If you’ve called OGIS, had a case with us or read this blog, you’ve probably heard the mantra: “We’re from the government and we’re here to help!”
We’ve heard from hundreds of people seeking assistance — on everything from the expected — FOIA delays, denials, fees and exemption use — to the unexpected — employee grievances, age-discrimination lawsuits, veterans’ benefits and citizenship snafus.
Often, people in the midst of difficult times use a variety of tools — including FOIA — to try and help solve their problems. FOIA and the issue at hand become inextricably tangled in their minds, and by the time they get to OGIS, these customers are frustrated — and often ticked. As we listen to their stories or comb through what they’ve sent to us, we separate the wheat — FOIA issues that OGIS was created to help with — from the chaff — issues OGIS can’t help with. And we let customers know that although we recognize the importance of their non-FOIA grievances, we can’t help them with anything other than their requests for access to Federal information.
Even among customers who understand how FOIA works and who don’t bring other issues to OGIS, we have to set expectations. That’s particularly the case in regard to what OGIS can — and can’t — do as we work to improve the FOIA process and resolve disputes between FOIA requesters and federal agencies.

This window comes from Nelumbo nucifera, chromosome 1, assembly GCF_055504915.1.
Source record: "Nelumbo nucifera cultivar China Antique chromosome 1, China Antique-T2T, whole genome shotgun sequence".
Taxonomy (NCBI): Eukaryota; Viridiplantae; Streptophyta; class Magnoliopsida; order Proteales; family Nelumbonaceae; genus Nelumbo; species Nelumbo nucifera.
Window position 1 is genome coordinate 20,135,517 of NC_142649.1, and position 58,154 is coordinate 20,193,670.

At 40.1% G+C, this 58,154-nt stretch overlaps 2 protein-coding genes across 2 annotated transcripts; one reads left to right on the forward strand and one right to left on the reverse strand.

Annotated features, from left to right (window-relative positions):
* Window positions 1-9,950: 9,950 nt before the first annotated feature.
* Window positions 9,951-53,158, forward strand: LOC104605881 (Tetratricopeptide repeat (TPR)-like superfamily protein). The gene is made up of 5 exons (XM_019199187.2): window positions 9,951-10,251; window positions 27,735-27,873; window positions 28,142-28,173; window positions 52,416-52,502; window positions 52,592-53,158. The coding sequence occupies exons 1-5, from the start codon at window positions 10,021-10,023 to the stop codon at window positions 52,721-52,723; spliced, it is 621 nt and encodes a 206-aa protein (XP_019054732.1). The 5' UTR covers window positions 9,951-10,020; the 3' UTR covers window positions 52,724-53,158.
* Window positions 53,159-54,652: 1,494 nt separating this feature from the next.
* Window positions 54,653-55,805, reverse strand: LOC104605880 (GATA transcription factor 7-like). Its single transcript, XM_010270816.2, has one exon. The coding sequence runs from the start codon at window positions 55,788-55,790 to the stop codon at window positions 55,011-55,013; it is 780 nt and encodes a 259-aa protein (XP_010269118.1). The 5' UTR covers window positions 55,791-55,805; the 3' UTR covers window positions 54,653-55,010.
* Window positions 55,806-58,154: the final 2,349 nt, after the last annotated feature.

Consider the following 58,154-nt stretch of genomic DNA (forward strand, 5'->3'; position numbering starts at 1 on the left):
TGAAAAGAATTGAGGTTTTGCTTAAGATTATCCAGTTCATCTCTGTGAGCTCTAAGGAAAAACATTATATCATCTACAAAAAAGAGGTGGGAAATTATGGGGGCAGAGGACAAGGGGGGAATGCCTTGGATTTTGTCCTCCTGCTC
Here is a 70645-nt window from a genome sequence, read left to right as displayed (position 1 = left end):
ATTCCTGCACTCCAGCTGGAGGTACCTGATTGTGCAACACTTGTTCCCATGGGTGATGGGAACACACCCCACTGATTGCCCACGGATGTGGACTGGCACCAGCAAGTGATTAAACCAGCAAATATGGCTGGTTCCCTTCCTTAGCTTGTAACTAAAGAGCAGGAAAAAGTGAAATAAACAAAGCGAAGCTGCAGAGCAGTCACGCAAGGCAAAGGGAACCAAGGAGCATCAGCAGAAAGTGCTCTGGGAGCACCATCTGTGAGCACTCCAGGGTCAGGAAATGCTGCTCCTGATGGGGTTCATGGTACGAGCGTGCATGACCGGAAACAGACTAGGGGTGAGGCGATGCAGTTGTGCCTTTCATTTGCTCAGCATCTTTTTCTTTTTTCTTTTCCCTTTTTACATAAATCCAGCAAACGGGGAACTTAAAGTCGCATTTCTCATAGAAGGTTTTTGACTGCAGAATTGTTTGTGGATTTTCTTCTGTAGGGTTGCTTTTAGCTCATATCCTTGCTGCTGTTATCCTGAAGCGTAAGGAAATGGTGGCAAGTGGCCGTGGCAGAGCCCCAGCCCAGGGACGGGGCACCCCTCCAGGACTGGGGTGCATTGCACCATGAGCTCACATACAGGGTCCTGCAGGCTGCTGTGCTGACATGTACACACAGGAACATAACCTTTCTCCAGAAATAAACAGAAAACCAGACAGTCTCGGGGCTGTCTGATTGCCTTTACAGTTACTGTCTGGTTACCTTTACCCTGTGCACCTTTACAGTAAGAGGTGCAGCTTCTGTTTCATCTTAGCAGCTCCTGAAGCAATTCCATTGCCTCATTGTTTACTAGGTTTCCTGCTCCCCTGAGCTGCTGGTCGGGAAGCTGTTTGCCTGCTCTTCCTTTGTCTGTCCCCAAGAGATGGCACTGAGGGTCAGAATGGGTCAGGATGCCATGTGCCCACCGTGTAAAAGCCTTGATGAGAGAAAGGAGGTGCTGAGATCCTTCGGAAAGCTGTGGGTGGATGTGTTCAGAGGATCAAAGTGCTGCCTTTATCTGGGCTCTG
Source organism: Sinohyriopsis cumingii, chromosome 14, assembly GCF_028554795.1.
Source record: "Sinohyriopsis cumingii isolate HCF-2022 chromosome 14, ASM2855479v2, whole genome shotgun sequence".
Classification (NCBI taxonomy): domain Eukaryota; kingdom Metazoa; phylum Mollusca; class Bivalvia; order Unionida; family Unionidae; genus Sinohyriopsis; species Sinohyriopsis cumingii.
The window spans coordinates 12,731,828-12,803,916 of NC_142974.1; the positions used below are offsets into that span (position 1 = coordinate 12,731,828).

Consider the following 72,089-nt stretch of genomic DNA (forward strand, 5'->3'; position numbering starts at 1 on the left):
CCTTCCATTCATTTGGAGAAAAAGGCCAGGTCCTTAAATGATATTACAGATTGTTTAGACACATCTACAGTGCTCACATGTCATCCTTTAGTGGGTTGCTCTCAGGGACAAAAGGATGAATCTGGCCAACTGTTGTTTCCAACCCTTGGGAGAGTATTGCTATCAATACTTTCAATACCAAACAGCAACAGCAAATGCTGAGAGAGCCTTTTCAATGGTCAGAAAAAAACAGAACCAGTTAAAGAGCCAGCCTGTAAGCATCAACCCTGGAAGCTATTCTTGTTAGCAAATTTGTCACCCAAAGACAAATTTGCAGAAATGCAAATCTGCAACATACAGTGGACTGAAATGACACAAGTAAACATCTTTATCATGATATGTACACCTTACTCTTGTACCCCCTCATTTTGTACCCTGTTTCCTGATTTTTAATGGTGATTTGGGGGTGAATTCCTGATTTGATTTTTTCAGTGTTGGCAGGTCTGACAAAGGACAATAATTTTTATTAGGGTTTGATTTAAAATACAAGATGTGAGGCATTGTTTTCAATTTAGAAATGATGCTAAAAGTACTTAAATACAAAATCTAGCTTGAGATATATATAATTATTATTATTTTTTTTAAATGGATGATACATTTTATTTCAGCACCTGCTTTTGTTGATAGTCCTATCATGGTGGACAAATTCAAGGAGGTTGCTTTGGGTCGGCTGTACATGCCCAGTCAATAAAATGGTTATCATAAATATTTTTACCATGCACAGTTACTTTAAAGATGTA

- Order an agency to release records;
- Request that an OGIS customer be moved to the front of a FOIA request queue;
- Order an agency to hurry up and process a request or appeal;
- Demand that agencies — or requesters — participate in formal mediation; or
- Order an agency to modify or discontinue a FOIA policy.
There are other areas in which OGIS sets expectations. Every FOIA issue brought to OGIS is not meant for our involvement — and sometimes we have to tell people that we cannot help. If a requester comes to OGIS upset because an agency hasn’t processed his or her request after 30 days and it’s at an agency with a huge backlog, OGIS faces the unenviable task of explaining that the requester likely won’t get the requested records for another, say, four months. Though such conversations can be difficult, OGIS urges agencies to set expectations with their FOIA customers. From a customer’s perspective, hearing that a response may not be ready for another couple months is not good news, but it’s certainly better than hearing nothing at all — and wondering whether the request disappeared into the ether.
Setting expectations is important for OGIS which doesn’t wield a big club and works to resolve disputes by getting parties together to reach a compromise. OGIS continuously explores ways to improve the implementation of our mission. What do you think about the current scope of OGIS’s statutory mission? How can OGIS improve its processes?